that meditation is supposed to produce in us greater love for God.
Whether or not this concept is satisfactory depends on what you mean
by loving God. If you think meditation has done its work when it has
made you 'say' you love God or 'feel' that you love God, then you are
MEDITATION is a twofold discipline that has a twofold function.
First it is supposed to give you sufficient control over your mind
and memory and will to enable you to recollect yourself and withdraw
from exterior things and the business and activities and thoughts and
concerns of temporal existence, and second -- this is the real end of
meditation -- it teaches you how to become aware of the presence of
God; and most of all it aims at bringing you to a state of almost
constant loving attention to God, and dependence on Him.
The real purpose of meditation is this: to teach a man how to work
himself free of created things and temporal concerns, in which he
finds only confusion and sorrow, and enter into a conscious and
loving contact with God in which he is disposed to receive from God
the help he knows he needs so badly, and to pay to God the praise and
honor and thanksgiving and love which it has now become his joy to
The success of your meditation will not be measured by the
brilliant ideas you get or the great resolutions you make or the
feelings and emotions that are produced in your exterior senses. You
have only really meditated well when you have come, to some extent,
to realize God. Yet even that is not quite the thing.
After all, anyone who has tried it is aware that the closer you
get to God, the less question there can be of realizing Him or
anything about Him.
And so, suppose your meditation takes you to the point where you
are baffled and repelled by the cloud that surrounds God, "Who maketh
darkness His covert." Far from realizing Him, you begin to realize
nothing more than your own helplessness to know Him, and you begin to
think that meditation is something altogether hopeless and
impossible. And yet the more helpless you are, the more you seem to
desire to see Him and to know Him. The tension between your desires
and your failure generate in you a painful longing for God which
nothing seems able to satisfy.
Do you think your meditation has failed? On the contrary; this
bafflement, this darkness, this anguish of helpless desire is a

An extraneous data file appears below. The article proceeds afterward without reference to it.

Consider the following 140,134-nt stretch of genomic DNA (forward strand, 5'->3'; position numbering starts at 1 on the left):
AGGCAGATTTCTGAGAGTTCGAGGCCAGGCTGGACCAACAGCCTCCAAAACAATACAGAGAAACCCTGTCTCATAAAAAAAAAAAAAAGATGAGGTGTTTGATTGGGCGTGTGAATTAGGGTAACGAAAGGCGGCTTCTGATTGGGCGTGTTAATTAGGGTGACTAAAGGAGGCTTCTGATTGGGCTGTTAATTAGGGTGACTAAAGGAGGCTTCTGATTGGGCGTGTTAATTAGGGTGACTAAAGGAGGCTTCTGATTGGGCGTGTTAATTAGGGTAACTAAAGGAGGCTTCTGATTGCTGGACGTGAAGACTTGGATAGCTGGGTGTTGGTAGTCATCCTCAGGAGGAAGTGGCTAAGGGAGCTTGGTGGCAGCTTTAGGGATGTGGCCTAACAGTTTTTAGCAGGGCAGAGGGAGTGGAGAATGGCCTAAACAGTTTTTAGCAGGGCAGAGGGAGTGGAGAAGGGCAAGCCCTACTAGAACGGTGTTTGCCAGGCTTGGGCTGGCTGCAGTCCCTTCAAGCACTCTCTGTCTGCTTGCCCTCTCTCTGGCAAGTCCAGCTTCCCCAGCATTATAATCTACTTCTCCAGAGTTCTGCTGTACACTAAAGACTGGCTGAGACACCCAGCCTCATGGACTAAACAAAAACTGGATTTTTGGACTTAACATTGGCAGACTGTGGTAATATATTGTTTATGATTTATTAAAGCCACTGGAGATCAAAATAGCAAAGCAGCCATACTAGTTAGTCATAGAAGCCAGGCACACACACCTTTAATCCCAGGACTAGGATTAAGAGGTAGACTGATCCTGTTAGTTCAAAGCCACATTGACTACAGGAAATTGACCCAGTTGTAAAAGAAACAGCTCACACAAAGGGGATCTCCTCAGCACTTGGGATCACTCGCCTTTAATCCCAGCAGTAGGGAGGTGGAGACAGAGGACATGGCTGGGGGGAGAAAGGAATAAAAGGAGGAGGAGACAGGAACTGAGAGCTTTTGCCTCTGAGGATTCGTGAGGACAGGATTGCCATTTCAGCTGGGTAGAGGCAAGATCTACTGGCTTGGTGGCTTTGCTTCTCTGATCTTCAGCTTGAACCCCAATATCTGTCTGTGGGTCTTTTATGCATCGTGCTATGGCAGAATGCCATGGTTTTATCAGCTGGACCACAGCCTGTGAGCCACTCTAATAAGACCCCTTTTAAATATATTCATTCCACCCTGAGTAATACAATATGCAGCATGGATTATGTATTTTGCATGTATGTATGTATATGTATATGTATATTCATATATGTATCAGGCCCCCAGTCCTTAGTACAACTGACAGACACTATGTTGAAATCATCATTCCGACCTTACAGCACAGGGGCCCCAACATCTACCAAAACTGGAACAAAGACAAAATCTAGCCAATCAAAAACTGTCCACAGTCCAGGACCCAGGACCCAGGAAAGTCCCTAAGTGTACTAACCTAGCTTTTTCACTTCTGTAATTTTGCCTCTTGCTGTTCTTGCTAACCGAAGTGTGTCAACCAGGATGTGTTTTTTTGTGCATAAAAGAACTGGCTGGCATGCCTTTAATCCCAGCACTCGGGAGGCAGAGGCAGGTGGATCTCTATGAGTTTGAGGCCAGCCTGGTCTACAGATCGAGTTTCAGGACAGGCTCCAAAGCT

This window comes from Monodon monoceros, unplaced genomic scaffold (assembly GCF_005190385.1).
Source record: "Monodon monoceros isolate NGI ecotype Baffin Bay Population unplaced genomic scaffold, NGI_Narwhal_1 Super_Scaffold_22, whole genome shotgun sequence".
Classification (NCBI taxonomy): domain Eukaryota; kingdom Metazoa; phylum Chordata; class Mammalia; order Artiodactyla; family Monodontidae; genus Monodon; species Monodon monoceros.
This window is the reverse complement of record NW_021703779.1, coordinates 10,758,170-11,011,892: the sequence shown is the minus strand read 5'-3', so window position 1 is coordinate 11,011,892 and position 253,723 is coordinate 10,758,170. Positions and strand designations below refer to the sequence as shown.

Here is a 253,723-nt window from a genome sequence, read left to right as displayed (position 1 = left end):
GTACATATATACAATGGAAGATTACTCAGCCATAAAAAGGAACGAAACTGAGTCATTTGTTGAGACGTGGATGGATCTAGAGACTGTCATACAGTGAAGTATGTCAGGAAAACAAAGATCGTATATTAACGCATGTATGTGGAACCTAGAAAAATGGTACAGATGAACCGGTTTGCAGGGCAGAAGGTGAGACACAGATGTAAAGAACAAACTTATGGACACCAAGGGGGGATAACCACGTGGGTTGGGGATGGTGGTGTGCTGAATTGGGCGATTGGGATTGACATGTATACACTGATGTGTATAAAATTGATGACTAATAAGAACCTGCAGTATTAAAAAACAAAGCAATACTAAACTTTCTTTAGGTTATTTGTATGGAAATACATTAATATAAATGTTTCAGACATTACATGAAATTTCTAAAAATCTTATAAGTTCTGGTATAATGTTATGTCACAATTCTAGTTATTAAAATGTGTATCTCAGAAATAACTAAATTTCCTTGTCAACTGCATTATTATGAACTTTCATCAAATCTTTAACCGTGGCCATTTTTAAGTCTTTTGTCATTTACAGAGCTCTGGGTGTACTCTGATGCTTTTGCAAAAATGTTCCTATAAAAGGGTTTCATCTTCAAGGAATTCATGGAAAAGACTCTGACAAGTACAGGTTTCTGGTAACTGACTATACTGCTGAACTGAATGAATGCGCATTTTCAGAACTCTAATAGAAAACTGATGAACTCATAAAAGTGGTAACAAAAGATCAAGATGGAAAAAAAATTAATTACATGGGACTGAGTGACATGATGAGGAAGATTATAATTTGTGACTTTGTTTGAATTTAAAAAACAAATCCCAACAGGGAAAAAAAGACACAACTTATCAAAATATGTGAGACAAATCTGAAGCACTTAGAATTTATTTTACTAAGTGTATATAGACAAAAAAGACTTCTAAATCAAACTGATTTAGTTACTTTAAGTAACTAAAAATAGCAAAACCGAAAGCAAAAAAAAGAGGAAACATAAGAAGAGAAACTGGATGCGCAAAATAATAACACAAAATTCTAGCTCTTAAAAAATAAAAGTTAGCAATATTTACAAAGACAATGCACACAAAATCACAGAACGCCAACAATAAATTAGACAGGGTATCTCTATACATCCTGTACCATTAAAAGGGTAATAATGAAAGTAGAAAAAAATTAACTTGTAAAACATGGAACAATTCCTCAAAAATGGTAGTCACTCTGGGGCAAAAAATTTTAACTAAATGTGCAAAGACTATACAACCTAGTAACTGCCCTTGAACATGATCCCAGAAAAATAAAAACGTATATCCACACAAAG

fulfillment of meditation. For if meditation aims above all at
establishing in your soul a vital contact of love with the living
God, then as long as it only produces images and ideas and affections
that you can understand, feel and appreciate, it is not yet doing its
full quota of work. But when it gets beyond the level of your
understanding and your imagination, it is really bringing you close
to God, for it introduces you into the darkness where you can no
longer think of Him, and are consequently forced to reach out for Him
by blind faith and hope and love.
It is then that you should strengthen yourself against the thought
of giving up mental prayer; you should return to it at your appointed
time each day, in spite of the difficulty and dryness and pain you
feel. Eventually your own suffering and the secret work of grace
will teach you what to do.
You may perhaps be led into a completely simple form of affective
prayer in which your will, with few words or none, reaches out into
the darkness where God is hidden, with a kind of mute, half-hopeless
and yet supernaturally confident desire of knowing and loving Him.
Or else, perhaps, knowing by faith that He is present to you and
realizing the utter hopelessness of trying to think intelligibly
about this immense reality and all that it can mean, you relax in a
simple contemplative gaze that keeps your attention peacefully aware
of Him hidden somewhere in this deep cloud into which you also feel
yourself drawn to enter.
From then on you should keep your prayer as simple as possible.
When it becomes possible to meditate again, meditate. If you get
an idea, develop it, but without excitement. Feed your mind with
reading and the liturgy, and if the darkness of your simple prayer
becomes too much of a tension -- or degenerates into torpor or sleep -
- relieve it with a few vocal prayers or simple affections, but do
not strain yourself trying to get ideas or feel fervor. Do not upset
yourself with useless efforts to realize the elaborate prospects
suggested by a conventional book of meditations.